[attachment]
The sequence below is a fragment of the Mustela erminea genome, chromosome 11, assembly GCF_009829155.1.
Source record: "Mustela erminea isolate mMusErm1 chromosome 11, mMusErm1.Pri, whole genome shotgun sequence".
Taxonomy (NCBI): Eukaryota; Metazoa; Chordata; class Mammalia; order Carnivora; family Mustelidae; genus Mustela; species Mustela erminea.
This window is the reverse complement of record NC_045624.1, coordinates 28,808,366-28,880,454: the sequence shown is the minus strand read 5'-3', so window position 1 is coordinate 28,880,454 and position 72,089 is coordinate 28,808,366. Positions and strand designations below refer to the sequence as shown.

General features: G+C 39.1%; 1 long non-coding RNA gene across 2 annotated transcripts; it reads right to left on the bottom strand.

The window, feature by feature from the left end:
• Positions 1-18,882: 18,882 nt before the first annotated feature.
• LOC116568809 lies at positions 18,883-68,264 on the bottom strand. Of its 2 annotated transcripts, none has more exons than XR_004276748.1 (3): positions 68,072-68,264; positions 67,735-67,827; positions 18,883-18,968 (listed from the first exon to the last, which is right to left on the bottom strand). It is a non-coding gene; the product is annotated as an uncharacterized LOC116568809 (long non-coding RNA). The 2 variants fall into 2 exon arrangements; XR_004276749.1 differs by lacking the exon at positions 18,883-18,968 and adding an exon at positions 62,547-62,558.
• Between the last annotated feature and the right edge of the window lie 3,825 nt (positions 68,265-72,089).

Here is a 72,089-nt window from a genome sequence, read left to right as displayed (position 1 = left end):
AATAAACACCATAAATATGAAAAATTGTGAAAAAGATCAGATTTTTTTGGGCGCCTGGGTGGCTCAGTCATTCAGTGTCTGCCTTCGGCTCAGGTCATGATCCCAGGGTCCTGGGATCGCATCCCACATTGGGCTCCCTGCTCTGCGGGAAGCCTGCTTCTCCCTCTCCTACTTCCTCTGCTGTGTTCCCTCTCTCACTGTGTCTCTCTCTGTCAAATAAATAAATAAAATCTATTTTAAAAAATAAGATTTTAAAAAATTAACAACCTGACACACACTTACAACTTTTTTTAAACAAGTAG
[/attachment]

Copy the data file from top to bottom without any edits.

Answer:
The sequence below is a fragment of the Mustela erminea genome, chromosome 11, assembly GCF_009829155.1.
Source record: "Mustela erminea isolate mMusErm1 chromosome 11, mMusErm1.Pri, whole genome shotgun sequence".
Taxonomy (NCBI): Eukaryota; Metazoa; Chordata; class Mammalia; order Carnivora; family Mustelidae; genus Mustela; species Mustela erminea.
This window is the reverse complement of record NC_045624.1, coordinates 28,808,366-28,880,454: the sequence shown is the minus strand read 5'-3', so window position 1 is coordinate 28,880,454 and position 72,089 is coordinate 28,808,366. Positions and strand designations below refer to the sequence as shown.

General features: G+C 39.1%; 1 long non-coding RNA gene across 2 annotated transcripts; it reads right to left on the bottom strand.

The window, feature by feature from the left end:
• Positions 1-18,882: 18,882 nt before the first annotated feature.
• LOC116568809 lies at positions 18,883-68,264 on the bottom strand. Of its 2 annotated transcripts, none has more exons than XR_004276748.1 (3): positions 68,072-68,264; positions 67,735-67,827; positions 18,883-18,968 (listed from the first exon to the last, which is right to left on the bottom strand). It is a non-coding gene; the product is annotated as an uncharacterized LOC116568809 (long non-coding RNA). The 2 variants fall into 2 exon arrangements; XR_004276749.1 differs by lacking the exon at positions 18,883-18,968 and adding an exon at positions 62,547-62,558.
• Between the last annotated feature and the right edge of the window lie 3,825 nt (positions 68,265-72,089).

Here is a 72,089-nt window from a genome sequence, read left to right as displayed (position 1 = left end):
AATAAACACCATAAATATGAAAAATTGTGAAAAAGATCAGATTTTTTTGGGCGCCTGGGTGGCTCAGTCATTCAGTGTCTGCCTTCGGCTCAGGTCATGATCCCAGGGTCCTGGGATCGCATCCCACATTGGGCTCCCTGCTCTGCGGGAAGCCTGCTTCTCCCTCTCCTACTTCCTCTGCTGTGTTCCCTCTCTCACTGTGTCTCTCTCTGTCAAATAAATAAATAAAATCTATTTTAAAAAATAAGATTTTAAAAAATTAACAACCTGACACACACTTACAACTTTTTTTAAACAAGTAG